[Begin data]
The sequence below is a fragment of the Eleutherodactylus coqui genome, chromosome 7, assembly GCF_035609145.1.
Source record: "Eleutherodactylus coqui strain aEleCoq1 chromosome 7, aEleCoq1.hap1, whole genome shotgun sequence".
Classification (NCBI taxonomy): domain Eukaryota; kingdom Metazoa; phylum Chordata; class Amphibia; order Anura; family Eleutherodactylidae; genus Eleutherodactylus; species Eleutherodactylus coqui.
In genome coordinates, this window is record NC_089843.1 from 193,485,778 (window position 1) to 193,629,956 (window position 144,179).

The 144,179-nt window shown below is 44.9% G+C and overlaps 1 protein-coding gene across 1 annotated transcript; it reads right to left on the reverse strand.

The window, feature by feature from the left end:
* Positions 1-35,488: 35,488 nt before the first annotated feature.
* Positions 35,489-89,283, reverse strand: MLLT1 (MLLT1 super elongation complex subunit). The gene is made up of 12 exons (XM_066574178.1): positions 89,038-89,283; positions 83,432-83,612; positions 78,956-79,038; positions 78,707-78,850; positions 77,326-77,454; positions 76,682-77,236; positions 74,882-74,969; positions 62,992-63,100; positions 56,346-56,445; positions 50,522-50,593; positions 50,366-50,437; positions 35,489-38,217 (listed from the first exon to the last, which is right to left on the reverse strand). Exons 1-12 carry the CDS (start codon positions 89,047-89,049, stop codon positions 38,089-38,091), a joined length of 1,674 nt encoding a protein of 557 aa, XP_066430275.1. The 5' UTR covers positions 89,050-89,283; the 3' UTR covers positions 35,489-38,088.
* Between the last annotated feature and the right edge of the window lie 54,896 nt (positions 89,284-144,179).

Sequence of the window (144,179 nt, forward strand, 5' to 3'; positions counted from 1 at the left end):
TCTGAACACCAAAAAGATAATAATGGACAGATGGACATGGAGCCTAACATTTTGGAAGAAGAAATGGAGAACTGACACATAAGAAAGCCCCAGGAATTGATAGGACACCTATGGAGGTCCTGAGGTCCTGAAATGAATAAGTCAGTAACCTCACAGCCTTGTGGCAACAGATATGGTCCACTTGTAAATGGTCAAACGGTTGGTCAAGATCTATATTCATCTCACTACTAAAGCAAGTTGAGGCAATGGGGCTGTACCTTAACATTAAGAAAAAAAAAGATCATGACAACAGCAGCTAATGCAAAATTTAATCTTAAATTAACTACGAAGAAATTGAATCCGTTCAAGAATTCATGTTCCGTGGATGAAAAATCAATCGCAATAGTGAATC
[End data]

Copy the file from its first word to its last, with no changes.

The sequence below is a fragment of the Eleutherodactylus coqui genome, chromosome 7, assembly GCF_035609145.1.
Source record: "Eleutherodactylus coqui strain aEleCoq1 chromosome 7, aEleCoq1.hap1, whole genome shotgun sequence".
Classification (NCBI taxonomy): domain Eukaryota; kingdom Metazoa; phylum Chordata; class Amphibia; order Anura; family Eleutherodactylidae; genus Eleutherodactylus; species Eleutherodactylus coqui.
In genome coordinates, this window is record NC_089843.1 from 193,485,778 (window position 1) to 193,629,956 (window position 144,179).

The 144,179-nt window shown below is 44.9% G+C and overlaps 1 protein-coding gene across 1 annotated transcript; it reads right to left on the reverse strand.

The window, feature by feature from the left end:
* Positions 1-35,488: 35,488 nt before the first annotated feature.
* Positions 35,489-89,283, reverse strand: MLLT1 (MLLT1 super elongation complex subunit). The gene is made up of 12 exons (XM_066574178.1): positions 89,038-89,283; positions 83,432-83,612; positions 78,956-79,038; positions 78,707-78,850; positions 77,326-77,454; positions 76,682-77,236; positions 74,882-74,969; positions 62,992-63,100; positions 56,346-56,445; positions 50,522-50,593; positions 50,366-50,437; positions 35,489-38,217 (listed from the first exon to the last, which is right to left on the reverse strand). Exons 1-12 carry the CDS (start codon positions 89,047-89,049, stop codon positions 38,089-38,091), a joined length of 1,674 nt encoding a protein of 557 aa, XP_066430275.1. The 5' UTR covers positions 89,050-89,283; the 3' UTR covers positions 35,489-38,088.
* Between the last annotated feature and the right edge of the window lie 54,896 nt (positions 89,284-144,179).

Sequence of the window (144,179 nt, forward strand, 5' to 3'; positions counted from 1 at the left end):
TCTGAACACCAAAAAGATAATAATGGACAGATGGACATGGAGCCTAACATTTTGGAAGAAGAAATGGAGAACTGACACATAAGAAAGCCCCAGGAATTGATAGGACACCTATGGAGGTCCTGAGGTCCTGAAATGAATAAGTCAGTAACCTCACAGCCTTGTGGCAACAGATATGGTCCACTTGTAAATGGTCAAACGGTTGGTCAAGATCTATATTCATCTCACTACTAAAGCAAGTTGAGGCAATGGGGCTGTACCTTAACATTAAGAAAAAAAAAGATCATGACAACAGCAGCTAATGCAAAATTTAATCTTAAATTAACTACGAAGAAATTGAATCCGTTCAAGAATTCATGTTCCGTGGATGAAAAATCAATCGCAATAGTGAATC